If screenwriter and director Lorenzo DeStefano has his way, one of America’s oddest literary stories will soon appear on the big screen, with all its Harvard connections intact.
“Hypergraphia,” a film project that has already signed Oscar nominee John Hurt for the lead role, tells the story of Boston recluse Arthur Crew Inman (1895-1963), whose 17 million-word diary is, one can safely assume, among the longest ever written. (By comparison, the diary of Samuel Pepys is a scanty 1.25 million words.)
The title is the formal name for the overwhelming urge to write — on walls, napkins, and skin if no other means of expression are available. It’s sometimes associated with temporal lobe epilepsy or bipolar disorder, though not in Inman’s case.
“He was a classic neurotic” and a strong hypochondriac, said neurologist Alice W. Flaherty ’85, M.D. ’94, an assistant professor at Harvard Medical School who has chronicled her own bouts of hypergraphia. “This was a lonely guy. He shut himself away from the world, and he made himself happy by writing.”
Inman’s 44-year diary comes in at 155 volumes. It’s not great writing, she said, but a powerful illustration of the redemptive power of art. “A lot of people give up and turn into vegetables,” said Flaherty, who wrote “The Midnight Disease,” a 2004 nonfiction bestseller on the neural origins of creativity. But Inman earned her grudging admiration because he chose to be “a vital member of his tiny world,” she said, “his world of one person.”
Copies of the Inman diary were stashed for safekeeping in a Boston bank vault and even in a few salt mines. The original work now resides permanently in Harvard’s Houghton Library, along with photos, 100 hours of audio, and other artifacts.
It was a Harvard English professor, Daniel Aaron, who managed to edit the epic diary down to a modest 1,600 pages. “The Inman Diary: A Public and Private Confession” was published in two volumes by Harvard University Press in 1985.
“I read it straight through when it came out,” said DeStefano, then a film editor, theater director, and aspiring writer. He wrote a note to Aaron, and a year later — still fixated on the theatrical potential of the diary — caught a plane east to introduce himself.
DeStefano acquired the film and drama rights 10 years ago. Before scripting the film, he wrote two plays based on the diary, in 2001 and 2002, and signed off on a 2007 chamber opera composed by Thomas Oboe Lee.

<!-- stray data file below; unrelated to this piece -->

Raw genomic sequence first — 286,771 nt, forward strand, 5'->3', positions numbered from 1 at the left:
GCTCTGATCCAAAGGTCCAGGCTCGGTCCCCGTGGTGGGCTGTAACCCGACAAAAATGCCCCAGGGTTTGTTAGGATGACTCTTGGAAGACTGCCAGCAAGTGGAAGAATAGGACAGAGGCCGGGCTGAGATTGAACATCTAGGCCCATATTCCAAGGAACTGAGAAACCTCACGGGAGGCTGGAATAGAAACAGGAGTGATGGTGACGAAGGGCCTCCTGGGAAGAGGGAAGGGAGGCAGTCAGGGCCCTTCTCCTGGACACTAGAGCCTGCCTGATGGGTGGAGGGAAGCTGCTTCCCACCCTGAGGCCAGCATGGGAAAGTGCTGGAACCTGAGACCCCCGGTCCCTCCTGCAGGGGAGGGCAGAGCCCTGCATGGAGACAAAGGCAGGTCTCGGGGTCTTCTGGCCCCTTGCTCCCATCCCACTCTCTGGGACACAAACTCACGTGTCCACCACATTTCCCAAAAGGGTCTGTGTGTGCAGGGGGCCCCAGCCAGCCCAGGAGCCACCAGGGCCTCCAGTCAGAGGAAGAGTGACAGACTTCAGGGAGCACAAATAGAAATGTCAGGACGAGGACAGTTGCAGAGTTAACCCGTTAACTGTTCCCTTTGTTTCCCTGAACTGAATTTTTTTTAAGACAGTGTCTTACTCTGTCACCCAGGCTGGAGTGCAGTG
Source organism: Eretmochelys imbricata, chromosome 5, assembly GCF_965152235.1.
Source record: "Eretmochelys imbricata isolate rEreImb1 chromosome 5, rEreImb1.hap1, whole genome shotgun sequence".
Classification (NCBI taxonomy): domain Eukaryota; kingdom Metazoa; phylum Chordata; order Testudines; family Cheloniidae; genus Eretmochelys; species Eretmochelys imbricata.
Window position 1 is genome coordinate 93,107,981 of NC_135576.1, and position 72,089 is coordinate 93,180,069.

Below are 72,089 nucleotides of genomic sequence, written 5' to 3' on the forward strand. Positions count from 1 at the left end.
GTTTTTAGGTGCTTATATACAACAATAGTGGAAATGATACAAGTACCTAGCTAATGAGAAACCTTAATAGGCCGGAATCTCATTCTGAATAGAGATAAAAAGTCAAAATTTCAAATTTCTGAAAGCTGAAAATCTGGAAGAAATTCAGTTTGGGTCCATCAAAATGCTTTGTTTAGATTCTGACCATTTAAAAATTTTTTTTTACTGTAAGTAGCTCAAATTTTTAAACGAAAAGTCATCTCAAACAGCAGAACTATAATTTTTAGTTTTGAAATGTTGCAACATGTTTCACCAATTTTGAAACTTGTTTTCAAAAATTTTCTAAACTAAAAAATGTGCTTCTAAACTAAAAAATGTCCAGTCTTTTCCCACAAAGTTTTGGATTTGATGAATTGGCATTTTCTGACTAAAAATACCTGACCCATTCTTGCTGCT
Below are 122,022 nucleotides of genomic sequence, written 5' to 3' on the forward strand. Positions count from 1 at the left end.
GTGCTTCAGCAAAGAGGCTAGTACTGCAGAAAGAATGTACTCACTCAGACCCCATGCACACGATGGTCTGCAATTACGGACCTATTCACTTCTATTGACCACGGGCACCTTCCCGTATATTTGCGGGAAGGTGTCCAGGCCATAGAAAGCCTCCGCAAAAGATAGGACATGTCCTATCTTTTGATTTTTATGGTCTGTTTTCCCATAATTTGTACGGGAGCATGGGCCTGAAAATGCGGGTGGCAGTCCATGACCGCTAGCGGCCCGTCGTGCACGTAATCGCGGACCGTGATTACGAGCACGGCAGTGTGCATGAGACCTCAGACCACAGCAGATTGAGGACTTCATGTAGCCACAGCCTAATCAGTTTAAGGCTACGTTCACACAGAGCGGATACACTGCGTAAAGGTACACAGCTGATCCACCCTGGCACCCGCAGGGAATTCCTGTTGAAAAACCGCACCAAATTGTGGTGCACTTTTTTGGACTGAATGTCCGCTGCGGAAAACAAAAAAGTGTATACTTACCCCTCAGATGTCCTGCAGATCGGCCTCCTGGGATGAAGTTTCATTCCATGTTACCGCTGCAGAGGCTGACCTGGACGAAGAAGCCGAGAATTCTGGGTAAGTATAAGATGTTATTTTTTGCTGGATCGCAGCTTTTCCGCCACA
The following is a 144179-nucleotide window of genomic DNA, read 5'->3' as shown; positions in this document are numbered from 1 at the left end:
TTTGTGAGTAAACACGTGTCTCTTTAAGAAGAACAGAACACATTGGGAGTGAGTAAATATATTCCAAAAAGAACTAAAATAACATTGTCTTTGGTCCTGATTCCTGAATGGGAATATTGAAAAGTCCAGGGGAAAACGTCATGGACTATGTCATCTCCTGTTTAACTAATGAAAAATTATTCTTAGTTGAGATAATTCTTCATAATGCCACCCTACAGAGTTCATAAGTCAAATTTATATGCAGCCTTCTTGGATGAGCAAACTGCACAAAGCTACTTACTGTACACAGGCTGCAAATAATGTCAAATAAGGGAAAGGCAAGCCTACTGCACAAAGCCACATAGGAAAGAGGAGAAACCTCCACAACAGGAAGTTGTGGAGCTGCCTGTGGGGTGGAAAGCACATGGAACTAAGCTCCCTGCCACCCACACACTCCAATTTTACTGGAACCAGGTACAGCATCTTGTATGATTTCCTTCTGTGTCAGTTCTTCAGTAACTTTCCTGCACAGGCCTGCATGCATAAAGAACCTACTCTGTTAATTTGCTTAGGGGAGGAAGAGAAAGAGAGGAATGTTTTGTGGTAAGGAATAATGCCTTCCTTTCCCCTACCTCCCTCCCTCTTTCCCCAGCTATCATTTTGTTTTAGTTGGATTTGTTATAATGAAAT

But what was once a play “is very much a movie” now, he said, and will be an all-Massachusetts production. His partners include Brickyard Filmworks, a visual effects company in Boston, and producer Nicholas Paleologos, M.P.A. ’82, former director of the Massachusetts Film Office.
“Hypergraphia” will be a narrative film with documentary elements, including archival footage from the eras that Inman obsessively described day by day: Prohibition (his third entry rails against “this crazy act”), the Jazz Age, the Great Depression, World War II, and the cultural tumult that began with the Kennedy assassination. (Two weeks later, Inman shot and killed himself.)
The only son of a wealthy Atlanta cotton merchant, Inman first thought his self-published poetry would bring him fame. But his chief work soon became the diary. Virtually all of it was written in Garrison Hall, an apartment building in Boston’s South End where Inman — sensitive to light and noise and a hypochondriac — holed up in darkened rooms.
Waiting on him was a cast of cooks, maids, and handymen, along with his wife, Evelyn Yates Inman, who remained enigmatically loyal. Inman counted them among the 1,000 “characters” of the diary, the people whose stories brought the real world into his sheltered life.
Many were file clerks, waitresses, and schoolchildren — often girls from depressed circumstances — who were Inman’s “readers and talkers,” hired through classified ads for $1 an hour. While they sat with him in the dark, he pried away their secrets with charm and a genius for listening. Sadly, there was more. He called the girls — some as young as 12 — his “jade collection” and would often fondle them as they sat in his lap.
Meeting this Arthur Inman, even by way of his words, was unsettling, said Aaron — a mixture of “the grotesque and the comical. You’re simultaneously entertained and disgusted.”
DeStefano acknowledged Inman’s seedier side, along with his unhinged prejudices against blacks, Jews, and the poor. “This film is not a celebration of some heroic character,” he said. “It’s more of a forensic investigation of the complex, surprising, and ultimately fascinating human organism known as Arthur Inman.”
During the seven years it took to edit the diaries, Aaron wrote personal letters to Inman in his own journals, diatribes at the old recluse’s creepy lusts and the co-equal seductions of being sick. (Inman, said Flaherty, “had deep wishes to be alone — but cared for.”)
“He fancied himself a man of the world,” Aaron said. “But he wouldn’t have lasted a minute in the real world.”
But still there was “the very important work” of the diaries, he said, and “a richness and a denseness about a certain side of American life” in the common voices Inman reclaimed for history.
“I think it would make a wonderful movie,” said Aaron of Inman’s saga. “And it would make a wonderful soap opera.”